This article is from the archives of the UB Reporter.
Close Up

Food is focus of artist’s work

Stefani Bardin believes more artists should make food a topic of their work. Photo: DOUGLAS LEVERE

  • “People should be angry about food and talk about it—loudly.”

    Stefani Bardin
    Adjunct Instructor, Department of Media Study
Published: March 4, 2010

“Food is the new black,” says adjunct media study instructor Stefani Bardin. And she should know. With national movements focusing on local food, slow food, organic food and non-genetically modified food under way, Bardin is attempting to further the public dialogue with food as the primary subject of her artwork and curriculum.

Bardin, a former food writer, teaches “Food and Emerging Media,” a new class offered this semester at UB. She initially came to UB in 2005 to earn her MFA—on the advice of poet and UB faculty member Robert Creeley—after earning her MA in poetics from the University of Maine. “I didn’t have a production background, I was always a writer,” she explains. When Bardin came into the MFA program, she brought with her two carryover projects from her poetics studies: one was about the cultural critic Walter Benjamin and the other was the beginning of her current focus on food, technology and science. The latter project, “Chemical Proust: Remembrance of Things Pastiche,” she explains, dealt with the role of technology on food, our phenomenological relationship to food and how we remember it.

Now, Bardin spends most of her time thinking about food and wants to see more work that addresses the problems. “People should be angry about food and talk about it—loudly. Artists make work about the problems with politics, gender oppression, health care and all these things that are really important. Food is up there with these issues and artists are still making dresses out of meat as a response to these concerns,” she says.

Her art deals with the role of artificial flavors, colors, industrial farming and the attempt to reinterpret the overabundance of public information in a way that makes sense and is interesting. One such piece of Bardin’s was on display in Buffalo’s CEPA gallery until this past December. The work, titled “marketplace,” was an investigation into the erosion of everyday community interactions within capitalist societies. She collaborated with Nina Leo to bring the smells and sounds of a Montreal food market into the gallery space (the former location of an open air food market) to reinvigorate and revisit a market culture that no longer exists due to urban sprawl and technology.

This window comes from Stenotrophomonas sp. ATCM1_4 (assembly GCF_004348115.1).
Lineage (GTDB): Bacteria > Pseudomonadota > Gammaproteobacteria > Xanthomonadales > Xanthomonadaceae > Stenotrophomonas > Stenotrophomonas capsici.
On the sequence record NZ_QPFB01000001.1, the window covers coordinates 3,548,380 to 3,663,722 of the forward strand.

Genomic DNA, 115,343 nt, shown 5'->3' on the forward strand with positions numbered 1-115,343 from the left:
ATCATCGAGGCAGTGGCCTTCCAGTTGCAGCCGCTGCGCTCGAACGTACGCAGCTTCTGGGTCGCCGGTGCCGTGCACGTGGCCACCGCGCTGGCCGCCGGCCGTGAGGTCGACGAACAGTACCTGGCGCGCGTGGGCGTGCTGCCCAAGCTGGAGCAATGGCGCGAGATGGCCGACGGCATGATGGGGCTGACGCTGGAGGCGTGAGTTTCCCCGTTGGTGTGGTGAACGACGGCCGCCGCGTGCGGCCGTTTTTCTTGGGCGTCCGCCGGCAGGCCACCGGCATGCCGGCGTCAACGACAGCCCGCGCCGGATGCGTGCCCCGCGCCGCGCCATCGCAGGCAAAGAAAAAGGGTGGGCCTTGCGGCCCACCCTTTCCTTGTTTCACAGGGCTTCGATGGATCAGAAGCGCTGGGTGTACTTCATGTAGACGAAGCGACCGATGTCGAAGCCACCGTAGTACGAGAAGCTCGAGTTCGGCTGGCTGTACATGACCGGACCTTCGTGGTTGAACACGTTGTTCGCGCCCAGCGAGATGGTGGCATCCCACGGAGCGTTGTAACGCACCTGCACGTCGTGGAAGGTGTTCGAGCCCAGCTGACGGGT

Bardin currently is working on two controversial multimedia pieces. The first, called “Meat Your Makers,” is a three-channel, multimedia installation (video, sound and artificial smells) juxtaposing industrial slaughters with smaller-scale, family-farm-based slaughters and an investigation into the destination of the end products. The other project, “Amaizing Grains,” examines the pervasive nature of corn products in our food system through a myriad of images. “Out of 10,000 items found in most grocery stores, 2,500 are made out of corn. It lurks in so many products and it’s become obscured through language,” she says. “I want to reveal what is hidden.”

She’s also the curator of this semester’s Food and Emerging Media Speaker Series designed to examine the ways sustainability, social networking and emerging technologies influence our tightly veiled, food-production systems. The six-week speaker series, which is free and open to the public, sheds light on artists, farmers, architects, curators and historians whose work and research focus on how technology has mediated our relationship with food.

A New Jersey native, Bardin says she’s always had a healthy relationship with food. She lives a mostly vegetarian lifestyle and tries to eat as locally as possible. Although she likes to cook, she admittedly has a brown thumb when it comes to growing her own vegetables. A self-described food enthusiast, she says she’ll drive 45 minutes for the right peppercorn.

Bardin, who also teaches a film history class, credits the freedom in her teaching as one of the best things about working at UB. “I wake up every day and am so happy to be able to do this. This is the only dedicated class in a media department in the country—that I’ve been able to find—that’s looking at food and emerging media,” she says. “To be in a department that’s so progressive and allowing that to happen is pretty great.”